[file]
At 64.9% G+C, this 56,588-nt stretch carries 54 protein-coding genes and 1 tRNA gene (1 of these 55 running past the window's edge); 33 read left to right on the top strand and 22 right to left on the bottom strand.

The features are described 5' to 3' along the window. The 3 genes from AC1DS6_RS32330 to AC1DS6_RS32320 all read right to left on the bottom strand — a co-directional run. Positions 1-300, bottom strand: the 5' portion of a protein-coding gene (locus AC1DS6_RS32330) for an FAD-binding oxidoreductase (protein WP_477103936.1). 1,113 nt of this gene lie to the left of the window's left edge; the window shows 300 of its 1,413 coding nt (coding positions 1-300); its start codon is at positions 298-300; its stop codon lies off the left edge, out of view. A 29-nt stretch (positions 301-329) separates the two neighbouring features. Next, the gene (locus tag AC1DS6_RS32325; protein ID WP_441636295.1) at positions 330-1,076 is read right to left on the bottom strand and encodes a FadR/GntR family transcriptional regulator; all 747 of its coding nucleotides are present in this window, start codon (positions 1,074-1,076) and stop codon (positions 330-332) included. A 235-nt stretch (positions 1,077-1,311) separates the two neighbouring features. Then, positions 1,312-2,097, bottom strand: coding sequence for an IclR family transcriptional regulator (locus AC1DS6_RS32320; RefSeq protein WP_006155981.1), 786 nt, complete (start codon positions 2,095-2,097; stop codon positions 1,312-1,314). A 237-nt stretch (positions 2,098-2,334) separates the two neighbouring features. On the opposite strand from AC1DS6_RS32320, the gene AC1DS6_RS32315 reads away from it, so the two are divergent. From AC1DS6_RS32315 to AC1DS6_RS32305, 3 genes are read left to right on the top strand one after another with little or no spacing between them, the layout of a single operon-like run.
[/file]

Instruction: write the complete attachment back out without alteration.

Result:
At 64.9% G+C, this 56,588-nt stretch carries 54 protein-coding genes and 1 tRNA gene (1 of these 55 running past the window's edge); 33 read left to right on the top strand and 22 right to left on the bottom strand.

The features are described 5' to 3' along the window. The 3 genes from AC1DS6_RS32330 to AC1DS6_RS32320 all read right to left on the bottom strand — a co-directional run. Positions 1-300, bottom strand: the 5' portion of a protein-coding gene (locus AC1DS6_RS32330) for an FAD-binding oxidoreductase (protein WP_477103936.1). 1,113 nt of this gene lie to the left of the window's left edge; the window shows 300 of its 1,413 coding nt (coding positions 1-300); its start codon is at positions 298-300; its stop codon lies off the left edge, out of view. A 29-nt stretch (positions 301-329) separates the two neighbouring features. Next, the gene (locus tag AC1DS6_RS32325; protein ID WP_441636295.1) at positions 330-1,076 is read right to left on the bottom strand and encodes a FadR/GntR family transcriptional regulator; all 747 of its coding nucleotides are present in this window, start codon (positions 1,074-1,076) and stop codon (positions 330-332) included. A 235-nt stretch (positions 1,077-1,311) separates the two neighbouring features. Then, positions 1,312-2,097, bottom strand: coding sequence for an IclR family transcriptional regulator (locus AC1DS6_RS32320; RefSeq protein WP_006155981.1), 786 nt, complete (start codon positions 2,095-2,097; stop codon positions 1,312-1,314). A 237-nt stretch (positions 2,098-2,334) separates the two neighbouring features. On the opposite strand from AC1DS6_RS32320, the gene AC1DS6_RS32315 reads away from it, so the two are divergent. From AC1DS6_RS32315 to AC1DS6_RS32305, 3 genes are read left to right on the top strand one after another with little or no spacing between them, the layout of a single operon-like run.